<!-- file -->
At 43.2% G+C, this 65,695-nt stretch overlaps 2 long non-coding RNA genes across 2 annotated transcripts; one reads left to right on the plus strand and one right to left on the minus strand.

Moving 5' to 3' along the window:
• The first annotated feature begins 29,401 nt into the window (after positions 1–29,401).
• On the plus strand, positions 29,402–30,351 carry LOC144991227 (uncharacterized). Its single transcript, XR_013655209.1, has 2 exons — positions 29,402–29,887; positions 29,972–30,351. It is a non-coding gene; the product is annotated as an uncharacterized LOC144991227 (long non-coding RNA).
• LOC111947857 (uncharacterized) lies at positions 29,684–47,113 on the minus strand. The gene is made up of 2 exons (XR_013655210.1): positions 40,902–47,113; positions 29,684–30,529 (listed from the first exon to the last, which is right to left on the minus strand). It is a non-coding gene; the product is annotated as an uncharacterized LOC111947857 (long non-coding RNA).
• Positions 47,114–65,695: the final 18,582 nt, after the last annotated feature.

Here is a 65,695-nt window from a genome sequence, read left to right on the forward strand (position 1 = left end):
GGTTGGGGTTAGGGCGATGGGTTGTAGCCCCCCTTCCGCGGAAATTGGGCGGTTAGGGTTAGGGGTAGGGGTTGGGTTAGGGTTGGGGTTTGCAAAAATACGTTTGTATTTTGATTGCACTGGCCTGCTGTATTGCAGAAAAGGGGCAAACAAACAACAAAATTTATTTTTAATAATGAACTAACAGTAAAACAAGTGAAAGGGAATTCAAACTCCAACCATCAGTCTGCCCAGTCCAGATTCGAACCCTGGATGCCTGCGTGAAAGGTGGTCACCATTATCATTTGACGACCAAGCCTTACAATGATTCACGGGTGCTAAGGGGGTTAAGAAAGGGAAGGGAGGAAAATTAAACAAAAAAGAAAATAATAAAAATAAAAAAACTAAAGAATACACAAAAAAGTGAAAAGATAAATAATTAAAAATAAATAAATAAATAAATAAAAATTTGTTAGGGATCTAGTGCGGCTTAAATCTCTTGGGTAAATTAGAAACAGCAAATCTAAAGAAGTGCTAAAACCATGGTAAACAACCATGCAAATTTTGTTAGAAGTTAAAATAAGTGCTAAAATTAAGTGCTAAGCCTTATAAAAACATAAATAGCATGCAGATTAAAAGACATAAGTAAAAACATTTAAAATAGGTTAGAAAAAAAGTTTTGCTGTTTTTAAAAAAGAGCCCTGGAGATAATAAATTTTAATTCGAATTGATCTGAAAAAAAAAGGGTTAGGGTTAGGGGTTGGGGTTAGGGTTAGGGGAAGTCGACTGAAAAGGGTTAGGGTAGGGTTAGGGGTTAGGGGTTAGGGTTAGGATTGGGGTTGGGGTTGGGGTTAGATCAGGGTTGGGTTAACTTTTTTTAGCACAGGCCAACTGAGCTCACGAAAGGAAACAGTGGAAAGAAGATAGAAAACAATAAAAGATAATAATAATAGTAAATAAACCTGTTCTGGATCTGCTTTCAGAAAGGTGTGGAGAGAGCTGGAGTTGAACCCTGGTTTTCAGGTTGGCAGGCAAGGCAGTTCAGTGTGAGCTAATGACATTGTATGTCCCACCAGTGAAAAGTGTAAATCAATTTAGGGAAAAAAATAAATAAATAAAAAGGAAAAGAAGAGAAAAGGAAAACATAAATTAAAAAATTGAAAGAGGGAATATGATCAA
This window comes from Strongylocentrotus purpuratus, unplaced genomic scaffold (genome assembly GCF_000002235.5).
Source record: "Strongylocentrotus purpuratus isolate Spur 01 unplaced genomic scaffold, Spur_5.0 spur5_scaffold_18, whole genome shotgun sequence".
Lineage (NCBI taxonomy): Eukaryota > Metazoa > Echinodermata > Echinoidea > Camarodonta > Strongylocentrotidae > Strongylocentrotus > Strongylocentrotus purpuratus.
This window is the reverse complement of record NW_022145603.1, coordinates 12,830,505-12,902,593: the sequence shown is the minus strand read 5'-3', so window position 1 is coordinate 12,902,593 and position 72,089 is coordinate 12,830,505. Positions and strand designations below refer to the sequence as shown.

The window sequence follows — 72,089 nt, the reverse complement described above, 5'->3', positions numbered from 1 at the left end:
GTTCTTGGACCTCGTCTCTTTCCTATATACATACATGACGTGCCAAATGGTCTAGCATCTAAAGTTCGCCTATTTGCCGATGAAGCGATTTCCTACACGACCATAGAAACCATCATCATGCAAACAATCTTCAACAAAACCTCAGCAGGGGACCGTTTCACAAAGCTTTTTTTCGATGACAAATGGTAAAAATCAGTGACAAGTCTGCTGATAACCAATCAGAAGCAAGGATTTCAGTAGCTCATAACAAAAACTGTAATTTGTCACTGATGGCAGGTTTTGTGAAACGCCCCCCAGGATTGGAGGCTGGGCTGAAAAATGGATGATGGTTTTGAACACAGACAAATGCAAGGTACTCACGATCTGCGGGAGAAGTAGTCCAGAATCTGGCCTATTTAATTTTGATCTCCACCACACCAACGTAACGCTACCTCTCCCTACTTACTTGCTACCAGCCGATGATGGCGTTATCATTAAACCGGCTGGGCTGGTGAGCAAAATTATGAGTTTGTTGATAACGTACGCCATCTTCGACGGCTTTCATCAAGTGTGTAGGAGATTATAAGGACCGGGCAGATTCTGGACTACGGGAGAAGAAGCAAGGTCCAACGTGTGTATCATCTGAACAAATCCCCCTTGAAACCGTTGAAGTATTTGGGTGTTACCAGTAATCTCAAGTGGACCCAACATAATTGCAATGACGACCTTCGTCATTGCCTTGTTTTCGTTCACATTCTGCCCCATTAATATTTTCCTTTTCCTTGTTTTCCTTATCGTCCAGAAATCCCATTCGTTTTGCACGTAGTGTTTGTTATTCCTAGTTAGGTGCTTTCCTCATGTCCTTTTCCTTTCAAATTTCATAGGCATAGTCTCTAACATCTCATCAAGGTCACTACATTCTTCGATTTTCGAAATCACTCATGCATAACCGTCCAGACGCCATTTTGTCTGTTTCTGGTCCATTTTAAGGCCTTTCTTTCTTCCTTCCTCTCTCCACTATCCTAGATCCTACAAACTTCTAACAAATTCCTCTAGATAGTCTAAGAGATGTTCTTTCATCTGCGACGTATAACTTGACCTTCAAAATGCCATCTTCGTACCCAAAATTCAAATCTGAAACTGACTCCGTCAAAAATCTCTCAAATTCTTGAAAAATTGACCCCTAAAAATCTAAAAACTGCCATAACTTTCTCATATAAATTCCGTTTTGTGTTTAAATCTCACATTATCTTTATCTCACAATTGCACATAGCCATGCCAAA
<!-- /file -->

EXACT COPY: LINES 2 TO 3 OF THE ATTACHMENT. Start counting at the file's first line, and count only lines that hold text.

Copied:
Moving 5' to 3' along the window:
• The first annotated feature begins 29,401 nt into the window (after positions 1–29,401).